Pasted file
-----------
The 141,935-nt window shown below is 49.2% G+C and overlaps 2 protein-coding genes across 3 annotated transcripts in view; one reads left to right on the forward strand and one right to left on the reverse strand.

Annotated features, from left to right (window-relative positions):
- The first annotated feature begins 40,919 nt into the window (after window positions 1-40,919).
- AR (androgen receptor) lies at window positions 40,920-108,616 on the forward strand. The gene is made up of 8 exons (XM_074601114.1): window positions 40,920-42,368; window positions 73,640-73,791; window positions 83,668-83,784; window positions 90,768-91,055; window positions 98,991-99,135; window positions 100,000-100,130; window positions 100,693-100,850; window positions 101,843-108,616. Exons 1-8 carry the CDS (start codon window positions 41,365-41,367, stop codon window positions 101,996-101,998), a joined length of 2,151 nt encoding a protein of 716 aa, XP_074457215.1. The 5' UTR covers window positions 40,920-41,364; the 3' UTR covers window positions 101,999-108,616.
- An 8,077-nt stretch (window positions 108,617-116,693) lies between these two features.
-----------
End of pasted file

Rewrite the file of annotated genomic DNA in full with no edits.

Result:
The 141,935-nt window shown below is 49.2% G+C and overlaps 2 protein-coding genes across 3 annotated transcripts in view; one reads left to right on the forward strand and one right to left on the reverse strand.

Annotated features, from left to right (window-relative positions):
- The first annotated feature begins 40,919 nt into the window (after window positions 1-40,919).
- AR (androgen receptor) lies at window positions 40,920-108,616 on the forward strand. The gene is made up of 8 exons (XM_074601114.1): window positions 40,920-42,368; window positions 73,640-73,791; window positions 83,668-83,784; window positions 90,768-91,055; window positions 98,991-99,135; window positions 100,000-100,130; window positions 100,693-100,850; window positions 101,843-108,616. Exons 1-8 carry the CDS (start codon window positions 41,365-41,367, stop codon window positions 101,996-101,998), a joined length of 2,151 nt encoding a protein of 716 aa, XP_074457215.1. The 5' UTR covers window positions 40,920-41,364; the 3' UTR covers window positions 101,999-108,616.
- An 8,077-nt stretch (window positions 108,617-116,693) lies between these two features.